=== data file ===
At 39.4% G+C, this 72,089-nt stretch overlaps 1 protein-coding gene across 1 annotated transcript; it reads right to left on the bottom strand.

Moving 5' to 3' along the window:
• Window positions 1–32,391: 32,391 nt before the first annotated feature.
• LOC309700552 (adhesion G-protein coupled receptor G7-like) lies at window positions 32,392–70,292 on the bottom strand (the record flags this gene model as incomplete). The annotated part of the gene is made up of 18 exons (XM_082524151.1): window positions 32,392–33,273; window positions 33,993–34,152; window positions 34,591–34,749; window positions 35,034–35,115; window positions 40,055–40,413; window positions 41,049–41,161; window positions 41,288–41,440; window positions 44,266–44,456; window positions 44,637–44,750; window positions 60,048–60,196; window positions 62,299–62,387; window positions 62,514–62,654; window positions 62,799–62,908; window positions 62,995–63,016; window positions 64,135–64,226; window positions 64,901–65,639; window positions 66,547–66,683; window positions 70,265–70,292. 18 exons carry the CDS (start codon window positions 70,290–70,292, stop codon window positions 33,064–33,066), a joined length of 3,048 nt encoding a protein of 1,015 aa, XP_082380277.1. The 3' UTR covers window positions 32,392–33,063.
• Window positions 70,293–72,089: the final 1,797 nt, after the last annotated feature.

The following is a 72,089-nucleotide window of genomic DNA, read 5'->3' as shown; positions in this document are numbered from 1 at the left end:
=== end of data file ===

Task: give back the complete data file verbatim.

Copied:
At 39.4% G+C, this 72,089-nt stretch overlaps 1 protein-coding gene across 1 annotated transcript; it reads right to left on the bottom strand.

Moving 5' to 3' along the window:
• Window positions 1–32,391: 32,391 nt before the first annotated feature.
• LOC309700552 (adhesion G-protein coupled receptor G7-like) lies at window positions 32,392–70,292 on the bottom strand (the record flags this gene model as incomplete). The annotated part of the gene is made up of 18 exons (XM_082524151.1): window positions 32,392–33,273; window positions 33,993–34,152; window positions 34,591–34,749; window positions 35,034–35,115; window positions 40,055–40,413; window positions 41,049–41,161; window positions 41,288–41,440; window positions 44,266–44,456; window positions 44,637–44,750; window positions 60,048–60,196; window positions 62,299–62,387; window positions 62,514–62,654; window positions 62,799–62,908; window positions 62,995–63,016; window positions 64,135–64,226; window positions 64,901–65,639; window positions 66,547–66,683; window positions 70,265–70,292. 18 exons carry the CDS (start codon window positions 70,290–70,292, stop codon window positions 33,064–33,066), a joined length of 3,048 nt encoding a protein of 1,015 aa, XP_082380277.1. The 3' UTR covers window positions 32,392–33,063.
• Window positions 70,293–72,089: the final 1,797 nt, after the last annotated feature.

The following is a 72,089-nucleotide window of genomic DNA, read 5'->3' as shown; positions in this document are numbered from 1 at the left end: